Wasatch Cache National Forest

In partnership with: The Friends of the Utah Avalanche Center, Utah Department of Public Safety Division of Comprehensive Emergency Management, Salt Lake County, and Utah State Parks


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Avalanche advisory

MONDAY, DECEMBER 22, 2003   7:30 am


Good morning, this is Drew Hardesty with the Forest Service Utah Avalanche Center with your backcountry avalanche and mountain weather advisory.  Today is Monday, December 22nd, 2003, and it’s 7:30 a.m. 


Current Conditions:

Yesterday’s Pacific storm came in bits and pieces, but it turned out to be a decent sized storm.  Storm totals across the range are 12–16” in the Cottonwoods, 7-9” along the Park City ridgeline, 12” in the Provo mountains, 6” or less in Ogden and Logan, and about a foot in the Uintas.  Densities ranged from 7-8% in the central Wasatch to 10-12% in Provo.  The winds were most significant in the Provo mountains in the morning with averages in the 20’s, but despite a gusty period in the early afternoon in the central Wasatch, winds were generally light.  As the storm moved through, winds veered from southwest to northwest and have continued wrapping north and northeast and are still currently less than 10-15mph.  Skies are now clear in the mountains and temperatures have dropped into the high teens and low twenties.  


Avalanche Conditions:

Reports from the backcountry indicate that the new light density snow was sluffing very easily on many upper elevation steep slopes, with some isolated areas where shallow soft slabs were formed from the winds.   As very light density snow doesn’t take much to move around, backcountry travelers were able to drop cornices and throw in a few slope cuts to produce soft slabs up to about 6” or so.  These were found just off the ridgelines, on steep north and east facing slopes.   In the Provo mountains, the activity was more widespread as they picked up about a foot of snow in the early morning accompanied by moderate southwest winds.  A couple shallow new snow naturals were reported in the wind blown snow and ski cuts were producing soft slabs up to a foot deep.  For today, it will be important to start on lower angled slopes, do some quick hasty pits, jump on some test slopes, and nibble around the edges before fully committing to a steep slope.  Sluffing in the new snow may also pack enough of a punch to knock you off your feet or machine – sluff management and awareness of potential consequences will be the rule here.  Lastly, with sunny skies, I’d expect wet activity as the day wears on.  Steep sunny slopes will likely see some wet activity in the new light density snow and will initially be produced around steep rocky cliff bands and trees.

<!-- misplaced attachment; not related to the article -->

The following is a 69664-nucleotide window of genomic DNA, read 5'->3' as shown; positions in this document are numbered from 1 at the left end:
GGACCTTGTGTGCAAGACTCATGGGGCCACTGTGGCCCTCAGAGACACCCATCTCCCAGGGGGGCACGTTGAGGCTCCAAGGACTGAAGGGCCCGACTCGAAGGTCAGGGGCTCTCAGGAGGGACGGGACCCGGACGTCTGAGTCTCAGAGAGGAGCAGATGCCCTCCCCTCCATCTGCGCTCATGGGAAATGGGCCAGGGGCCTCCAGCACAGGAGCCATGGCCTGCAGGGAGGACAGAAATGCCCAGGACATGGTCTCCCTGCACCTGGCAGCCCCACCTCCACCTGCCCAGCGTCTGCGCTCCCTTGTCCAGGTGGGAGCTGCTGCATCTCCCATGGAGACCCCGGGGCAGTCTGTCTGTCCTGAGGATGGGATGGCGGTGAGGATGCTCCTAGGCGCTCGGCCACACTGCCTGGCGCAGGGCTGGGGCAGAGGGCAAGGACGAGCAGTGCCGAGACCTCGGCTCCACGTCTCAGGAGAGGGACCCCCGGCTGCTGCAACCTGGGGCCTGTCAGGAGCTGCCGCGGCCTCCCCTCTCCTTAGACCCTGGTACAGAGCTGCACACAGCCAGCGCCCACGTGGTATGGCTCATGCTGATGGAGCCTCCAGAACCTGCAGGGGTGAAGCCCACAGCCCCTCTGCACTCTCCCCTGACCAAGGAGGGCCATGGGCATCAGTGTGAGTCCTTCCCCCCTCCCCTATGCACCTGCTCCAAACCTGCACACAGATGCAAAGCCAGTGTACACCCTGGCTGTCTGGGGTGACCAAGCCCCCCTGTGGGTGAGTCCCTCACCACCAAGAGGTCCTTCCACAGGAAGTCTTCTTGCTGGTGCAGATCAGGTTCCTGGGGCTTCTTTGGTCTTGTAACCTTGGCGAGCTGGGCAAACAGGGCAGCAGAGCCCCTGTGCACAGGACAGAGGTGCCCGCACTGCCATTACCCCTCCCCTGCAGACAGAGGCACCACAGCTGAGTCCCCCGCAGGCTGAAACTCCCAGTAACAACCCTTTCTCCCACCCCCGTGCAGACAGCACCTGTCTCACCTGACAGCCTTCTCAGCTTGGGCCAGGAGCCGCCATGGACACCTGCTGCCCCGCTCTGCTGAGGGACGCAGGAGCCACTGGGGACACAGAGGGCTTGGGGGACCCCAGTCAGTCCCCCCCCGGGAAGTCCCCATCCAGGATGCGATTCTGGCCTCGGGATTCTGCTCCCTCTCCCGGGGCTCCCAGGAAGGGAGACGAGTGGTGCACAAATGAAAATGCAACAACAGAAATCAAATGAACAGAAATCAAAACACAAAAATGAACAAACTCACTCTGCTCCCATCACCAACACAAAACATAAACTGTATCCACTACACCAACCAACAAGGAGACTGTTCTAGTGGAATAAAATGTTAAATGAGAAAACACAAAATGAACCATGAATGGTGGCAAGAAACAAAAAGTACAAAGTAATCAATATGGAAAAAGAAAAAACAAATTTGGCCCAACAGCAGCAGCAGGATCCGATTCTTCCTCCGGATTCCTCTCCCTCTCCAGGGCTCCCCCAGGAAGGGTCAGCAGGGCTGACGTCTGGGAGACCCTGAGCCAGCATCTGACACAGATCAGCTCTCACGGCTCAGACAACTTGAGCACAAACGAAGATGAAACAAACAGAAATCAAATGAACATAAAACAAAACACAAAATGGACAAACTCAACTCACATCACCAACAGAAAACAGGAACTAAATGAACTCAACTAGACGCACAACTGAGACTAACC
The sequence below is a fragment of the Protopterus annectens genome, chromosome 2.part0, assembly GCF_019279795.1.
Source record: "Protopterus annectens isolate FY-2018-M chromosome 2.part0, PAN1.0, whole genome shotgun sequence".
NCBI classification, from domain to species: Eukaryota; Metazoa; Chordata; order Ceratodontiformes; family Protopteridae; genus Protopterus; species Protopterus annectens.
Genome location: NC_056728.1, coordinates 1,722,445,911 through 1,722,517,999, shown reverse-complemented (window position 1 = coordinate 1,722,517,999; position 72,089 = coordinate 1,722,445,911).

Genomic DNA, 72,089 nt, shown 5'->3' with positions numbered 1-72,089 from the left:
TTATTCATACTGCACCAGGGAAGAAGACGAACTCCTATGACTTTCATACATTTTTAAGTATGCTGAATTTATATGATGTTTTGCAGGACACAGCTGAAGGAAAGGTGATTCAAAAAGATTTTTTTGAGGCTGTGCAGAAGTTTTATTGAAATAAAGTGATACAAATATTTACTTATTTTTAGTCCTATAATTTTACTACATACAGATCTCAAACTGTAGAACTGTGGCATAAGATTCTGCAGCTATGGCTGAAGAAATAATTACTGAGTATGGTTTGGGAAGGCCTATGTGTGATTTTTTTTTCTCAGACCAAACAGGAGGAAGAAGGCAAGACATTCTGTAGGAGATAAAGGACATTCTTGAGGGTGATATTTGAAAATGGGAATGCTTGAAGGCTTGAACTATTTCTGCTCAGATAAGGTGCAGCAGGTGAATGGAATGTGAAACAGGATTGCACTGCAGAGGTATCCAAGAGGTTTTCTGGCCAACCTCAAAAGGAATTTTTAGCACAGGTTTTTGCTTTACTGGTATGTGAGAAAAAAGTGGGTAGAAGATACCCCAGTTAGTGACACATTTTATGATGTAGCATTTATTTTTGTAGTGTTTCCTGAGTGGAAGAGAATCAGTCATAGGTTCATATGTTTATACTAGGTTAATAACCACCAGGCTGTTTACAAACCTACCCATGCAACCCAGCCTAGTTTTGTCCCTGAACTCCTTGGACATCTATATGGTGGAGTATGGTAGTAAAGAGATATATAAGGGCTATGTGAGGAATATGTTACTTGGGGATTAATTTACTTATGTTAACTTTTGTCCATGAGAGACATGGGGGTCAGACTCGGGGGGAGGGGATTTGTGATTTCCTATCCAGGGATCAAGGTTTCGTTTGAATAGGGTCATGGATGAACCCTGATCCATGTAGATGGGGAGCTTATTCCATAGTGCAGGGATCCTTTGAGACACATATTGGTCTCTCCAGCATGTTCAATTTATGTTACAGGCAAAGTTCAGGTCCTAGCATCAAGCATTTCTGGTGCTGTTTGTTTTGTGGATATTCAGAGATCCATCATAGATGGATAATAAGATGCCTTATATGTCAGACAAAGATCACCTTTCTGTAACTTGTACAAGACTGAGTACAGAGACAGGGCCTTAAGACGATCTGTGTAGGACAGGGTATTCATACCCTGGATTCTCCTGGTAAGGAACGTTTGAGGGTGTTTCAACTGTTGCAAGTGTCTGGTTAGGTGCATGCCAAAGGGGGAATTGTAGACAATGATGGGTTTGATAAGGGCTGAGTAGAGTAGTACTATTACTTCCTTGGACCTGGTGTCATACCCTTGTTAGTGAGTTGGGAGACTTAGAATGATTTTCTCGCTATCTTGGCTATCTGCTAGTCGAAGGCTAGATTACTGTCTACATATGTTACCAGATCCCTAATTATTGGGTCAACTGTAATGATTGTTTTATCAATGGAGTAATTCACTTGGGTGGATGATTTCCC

Bottom Line (Salt Lake and Park City, Provo, and Ogden mountains):

The avalanche danger is MODERATE on slopes steeper than 35 degrees with recent deposits of wind drifted snow.  Moderate implies that human triggered avalanches will be possible with naturals unlikely.  On lower angled terrain, the danger is LOW .


Uinta Mountains:  As the Uinta Mountains picked up a foot or more of snow accompanied by moderate winds, the danger is CONSIDERABLE.  With a much weaker snowpack in the Uintas, any avalanches triggered may step down into old snow, producing large and dangerous slides.  Extra caution should be observed in the Uintas on mid and upper elevation steep slopes.


Mountain Weather:

Skies are already clearing in the mountains and we should see light northerly winds and mild temperatures.  8000’ temps will be in the high twenties with 10,000’ temps in the mid twenties.  Tomorrow and Wednesday should be partly cloudy, with the next storm due Thursday or Friday.  


For specific digital forecasts for selected mountain areas from the National Weather Service, click the links below or choose your own specific location at the National Weather Service Digital Forecast Page.


3-Day Table

3-Day Graph

7-Day Table

Ogden Mountains

Ogden Mountains

Ogden Mountains

SLC Mountains

SLC Mountains

SLC Mountains

Provo Mountains

Provo Mountains

Provo Mountains



General Information:

The Wasatch Powderbird Guides will be flying in the American Fork drainage today.


If you get out early, each day we try to update our more detailed, early morning report with preliminary information by around 6:00 am at (801) 364-1591.


If you are getting into the backcountry, please give us a call and let us know what you’re seeing, especially if you trigger an avalanche.  You can leave a message at 524-5304 or 1-800-662-4140.  Or you can e-mail an observation to [email protected] .org, or you can fax an observation to 801-524-6301.


The Friends of the Utah Avalanche Center is offering two 3-day avalanche workshops which are being held January 17-19 and February 14-16.  Information and sign-up sheets are available at the Black Diamond store (2092 E. 3900 S.; 278-0233).


The information in this advisory is from the U.S. Forest Service, which is solely responsible for its content.  This advisory describes general avalanche conditions and local variations always occur. 


Andrew McLean will update this advisory on Tueday morning.

Thanks for calling.


For more detailed weather information go to our Mountain Weather Advisory

National Weather Service - Salt Lake City - Snow.

For an explanation of avalanche danger ratings: